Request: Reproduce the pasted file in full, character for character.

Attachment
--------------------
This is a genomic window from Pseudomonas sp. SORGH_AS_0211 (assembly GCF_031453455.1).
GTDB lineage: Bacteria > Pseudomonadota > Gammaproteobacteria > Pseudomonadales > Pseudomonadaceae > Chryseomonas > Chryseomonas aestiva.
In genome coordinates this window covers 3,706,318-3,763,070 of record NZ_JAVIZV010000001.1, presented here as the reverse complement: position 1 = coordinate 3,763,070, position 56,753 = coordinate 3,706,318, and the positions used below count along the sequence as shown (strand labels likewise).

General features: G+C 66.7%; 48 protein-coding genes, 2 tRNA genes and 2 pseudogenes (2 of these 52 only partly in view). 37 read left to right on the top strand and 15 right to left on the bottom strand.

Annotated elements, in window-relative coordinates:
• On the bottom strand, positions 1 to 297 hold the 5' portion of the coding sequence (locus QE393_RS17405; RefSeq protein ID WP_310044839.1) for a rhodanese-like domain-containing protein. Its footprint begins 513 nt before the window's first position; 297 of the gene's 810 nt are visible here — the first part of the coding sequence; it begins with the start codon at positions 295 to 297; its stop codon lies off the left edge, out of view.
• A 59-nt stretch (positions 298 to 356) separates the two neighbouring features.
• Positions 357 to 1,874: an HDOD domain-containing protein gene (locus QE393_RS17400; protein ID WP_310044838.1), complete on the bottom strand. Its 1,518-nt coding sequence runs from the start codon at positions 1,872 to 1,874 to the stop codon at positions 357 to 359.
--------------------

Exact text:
This is a genomic window from Pseudomonas sp. SORGH_AS_0211 (assembly GCF_031453455.1).
GTDB lineage: Bacteria > Pseudomonadota > Gammaproteobacteria > Pseudomonadales > Pseudomonadaceae > Chryseomonas > Chryseomonas aestiva.
In genome coordinates this window covers 3,706,318-3,763,070 of record NZ_JAVIZV010000001.1, presented here as the reverse complement: position 1 = coordinate 3,763,070, position 56,753 = coordinate 3,706,318, and the positions used below count along the sequence as shown (strand labels likewise).

General features: G+C 66.7%; 48 protein-coding genes, 2 tRNA genes and 2 pseudogenes (2 of these 52 only partly in view). 37 read left to right on the top strand and 15 right to left on the bottom strand.

Annotated elements, in window-relative coordinates:
• On the bottom strand, positions 1 to 297 hold the 5' portion of the coding sequence (locus QE393_RS17405; RefSeq protein ID WP_310044839.1) for a rhodanese-like domain-containing protein. Its footprint begins 513 nt before the window's first position; 297 of the gene's 810 nt are visible here — the first part of the coding sequence; it begins with the start codon at positions 295 to 297; its stop codon lies off the left edge, out of view.
• A 59-nt stretch (positions 298 to 356) separates the two neighbouring features.
• Positions 357 to 1,874: an HDOD domain-containing protein gene (locus QE393_RS17400; protein ID WP_310044838.1), complete on the bottom strand. Its 1,518-nt coding sequence runs from the start codon at positions 1,872 to 1,874 to the stop codon at positions 357 to 359.